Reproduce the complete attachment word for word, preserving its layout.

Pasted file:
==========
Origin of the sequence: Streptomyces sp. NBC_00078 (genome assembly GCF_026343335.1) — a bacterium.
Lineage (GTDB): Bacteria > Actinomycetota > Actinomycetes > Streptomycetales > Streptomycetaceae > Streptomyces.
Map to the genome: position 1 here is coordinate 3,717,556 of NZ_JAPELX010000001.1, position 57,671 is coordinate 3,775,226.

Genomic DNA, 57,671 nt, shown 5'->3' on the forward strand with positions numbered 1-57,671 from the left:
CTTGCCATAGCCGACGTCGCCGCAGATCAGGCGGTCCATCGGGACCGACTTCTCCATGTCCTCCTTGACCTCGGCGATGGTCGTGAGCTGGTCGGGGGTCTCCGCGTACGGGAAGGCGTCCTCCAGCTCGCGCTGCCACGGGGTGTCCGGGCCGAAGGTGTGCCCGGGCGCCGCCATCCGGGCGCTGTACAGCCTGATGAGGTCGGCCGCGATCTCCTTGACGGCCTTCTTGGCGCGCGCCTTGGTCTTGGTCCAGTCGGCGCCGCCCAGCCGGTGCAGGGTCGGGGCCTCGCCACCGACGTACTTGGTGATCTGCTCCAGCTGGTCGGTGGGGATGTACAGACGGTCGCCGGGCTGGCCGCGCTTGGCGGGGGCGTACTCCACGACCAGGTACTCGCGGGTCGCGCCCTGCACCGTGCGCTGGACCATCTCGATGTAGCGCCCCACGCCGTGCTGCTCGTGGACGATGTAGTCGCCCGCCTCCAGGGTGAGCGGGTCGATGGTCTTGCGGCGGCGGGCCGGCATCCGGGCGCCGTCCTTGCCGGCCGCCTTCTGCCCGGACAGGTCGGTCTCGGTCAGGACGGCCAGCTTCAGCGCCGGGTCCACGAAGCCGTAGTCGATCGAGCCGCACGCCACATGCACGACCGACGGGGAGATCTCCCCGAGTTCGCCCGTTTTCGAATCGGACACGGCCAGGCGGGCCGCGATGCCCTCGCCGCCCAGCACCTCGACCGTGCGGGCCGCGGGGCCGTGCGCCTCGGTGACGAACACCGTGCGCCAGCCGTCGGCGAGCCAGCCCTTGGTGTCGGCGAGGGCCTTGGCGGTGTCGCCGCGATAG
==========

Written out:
Origin of the sequence: Streptomyces sp. NBC_00078 (genome assembly GCF_026343335.1) — a bacterium.
Lineage (GTDB): Bacteria > Actinomycetota > Actinomycetes > Streptomycetales > Streptomycetaceae > Streptomyces.
Map to the genome: position 1 here is coordinate 3,717,556 of NZ_JAPELX010000001.1, position 57,671 is coordinate 3,775,226.

Genomic DNA, 57,671 nt, shown 5'->3' on the forward strand with positions numbered 1-57,671 from the left:
CTTGCCATAGCCGACGTCGCCGCAGATCAGGCGGTCCATCGGGACCGACTTCTCCATGTCCTCCTTGACCTCGGCGATGGTCGTGAGCTGGTCGGGGGTCTCCGCGTACGGGAAGGCGTCCTCCAGCTCGCGCTGCCACGGGGTGTCCGGGCCGAAGGTGTGCCCGGGCGCCGCCATCCGGGCGCTGTACAGCCTGATGAGGTCGGCCGCGATCTCCTTGACGGCCTTCTTGGCGCGCGCCTTGGTCTTGGTCCAGTCGGCGCCGCCCAGCCGGTGCAGGGTCGGGGCCTCGCCACCGACGTACTTGGTGATCTGCTCCAGCTGGTCGGTGGGGATGTACAGACGGTCGCCGGGCTGGCCGCGCTTGGCGGGGGCGTACTCCACGACCAGGTACTCGCGGGTCGCGCCCTGCACCGTGCGCTGGACCATCTCGATGTAGCGCCCCACGCCGTGCTGCTCGTGGACGATGTAGTCGCCCGCCTCCAGGGTGAGCGGGTCGATGGTCTTGCGGCGGCGGGCCGGCATCCGGGCGCCGTCCTTGCCGGCCGCCTTCTGCCCGGACAGGTCGGTCTCGGTCAGGACGGCCAGCTTCAGCGCCGGGTCCACGAAGCCGTAGTCGATCGAGCCGCACGCCACATGCACGACCGACGGGGAGATCTCCCCGAGTTCGCCCGTTTTCGAATCGGACACGGCCAGGCGGGCCGCGATGCCCTCGCCGCCCAGCACCTCGACCGTGCGGGCCGCGGGGCCGTGCGCCTCGGTGACGAACACCGTGCGCCAGCCGTCGGCGAGCCAGCCCTTGGTGTCGGCGAGGGCCTTGGCGGTGTCGCCGCGATAG